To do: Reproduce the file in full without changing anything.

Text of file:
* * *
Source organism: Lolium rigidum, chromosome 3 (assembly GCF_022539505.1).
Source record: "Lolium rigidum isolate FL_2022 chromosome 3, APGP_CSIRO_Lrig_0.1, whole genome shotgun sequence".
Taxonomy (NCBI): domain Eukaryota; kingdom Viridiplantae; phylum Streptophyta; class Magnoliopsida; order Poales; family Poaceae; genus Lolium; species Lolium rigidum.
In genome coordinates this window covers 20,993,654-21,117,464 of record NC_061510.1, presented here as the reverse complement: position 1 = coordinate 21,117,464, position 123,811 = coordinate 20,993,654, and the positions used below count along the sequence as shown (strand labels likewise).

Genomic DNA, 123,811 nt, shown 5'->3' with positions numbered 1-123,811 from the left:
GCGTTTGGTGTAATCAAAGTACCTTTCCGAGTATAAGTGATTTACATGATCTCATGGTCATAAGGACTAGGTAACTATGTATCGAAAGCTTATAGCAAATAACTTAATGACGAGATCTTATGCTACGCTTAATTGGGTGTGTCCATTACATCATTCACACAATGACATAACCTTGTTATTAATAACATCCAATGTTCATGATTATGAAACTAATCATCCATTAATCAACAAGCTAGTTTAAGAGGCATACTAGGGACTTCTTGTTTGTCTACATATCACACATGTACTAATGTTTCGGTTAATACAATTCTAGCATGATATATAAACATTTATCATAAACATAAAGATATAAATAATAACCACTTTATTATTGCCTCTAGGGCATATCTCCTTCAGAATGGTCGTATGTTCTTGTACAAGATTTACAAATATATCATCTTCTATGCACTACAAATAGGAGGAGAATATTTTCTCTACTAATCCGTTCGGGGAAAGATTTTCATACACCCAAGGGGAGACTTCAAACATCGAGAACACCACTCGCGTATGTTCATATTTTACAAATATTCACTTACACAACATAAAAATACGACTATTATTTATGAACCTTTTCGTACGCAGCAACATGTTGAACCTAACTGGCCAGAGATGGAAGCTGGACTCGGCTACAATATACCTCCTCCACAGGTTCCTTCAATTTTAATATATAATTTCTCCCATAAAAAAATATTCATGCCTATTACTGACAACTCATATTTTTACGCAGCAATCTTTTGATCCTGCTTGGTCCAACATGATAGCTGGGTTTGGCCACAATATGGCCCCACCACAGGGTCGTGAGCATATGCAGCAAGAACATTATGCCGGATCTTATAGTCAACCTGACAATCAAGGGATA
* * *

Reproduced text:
Source organism: Lolium rigidum, chromosome 3 (assembly GCF_022539505.1).
Source record: "Lolium rigidum isolate FL_2022 chromosome 3, APGP_CSIRO_Lrig_0.1, whole genome shotgun sequence".
Taxonomy (NCBI): domain Eukaryota; kingdom Viridiplantae; phylum Streptophyta; class Magnoliopsida; order Poales; family Poaceae; genus Lolium; species Lolium rigidum.
In genome coordinates this window covers 20,993,654-21,117,464 of record NC_061510.1, presented here as the reverse complement: position 1 = coordinate 21,117,464, position 123,811 = coordinate 20,993,654, and the positions used below count along the sequence as shown (strand labels likewise).

Genomic DNA, 123,811 nt, shown 5'->3' with positions numbered 1-123,811 from the left:
GCGTTTGGTGTAATCAAAGTACCTTTCCGAGTATAAGTGATTTACATGATCTCATGGTCATAAGGACTAGGTAACTATGTATCGAAAGCTTATAGCAAATAACTTAATGACGAGATCTTATGCTACGCTTAATTGGGTGTGTCCATTACATCATTCACACAATGACATAACCTTGTTATTAATAACATCCAATGTTCATGATTATGAAACTAATCATCCATTAATCAACAAGCTAGTTTAAGAGGCATACTAGGGACTTCTTGTTTGTCTACATATCACACATGTACTAATGTTTCGGTTAATACAATTCTAGCATGATATATAAACATTTATCATAAACATAAAGATATAAATAATAACCACTTTATTATTGCCTCTAGGGCATATCTCCTTCAGAATGGTCGTATGTTCTTGTACAAGATTTACAAATATATCATCTTCTATGCACTACAAATAGGAGGAGAATATTTTCTCTACTAATCCGTTCGGGGAAAGATTTTCATACACCCAAGGGGAGACTTCAAACATCGAGAACACCACTCGCGTATGTTCATATTTTACAAATATTCACTTACACAACATAAAAATACGACTATTATTTATGAACCTTTTCGTACGCAGCAACATGTTGAACCTAACTGGCCAGAGATGGAAGCTGGACTCGGCTACAATATACCTCCTCCACAGGTTCCTTCAATTTTAATATATAATTTCTCCCATAAAAAAATATTCATGCCTATTACTGACAACTCATATTTTTACGCAGCAATCTTTTGATCCTGCTTGGTCCAACATGATAGCTGGGTTTGGCCACAATATGGCCCCACCACAGGGTCGTGAGCATATGCAGCAAGAACATTATGCCGGATCTTATAGTCAACCTGACAATCAAGGGATA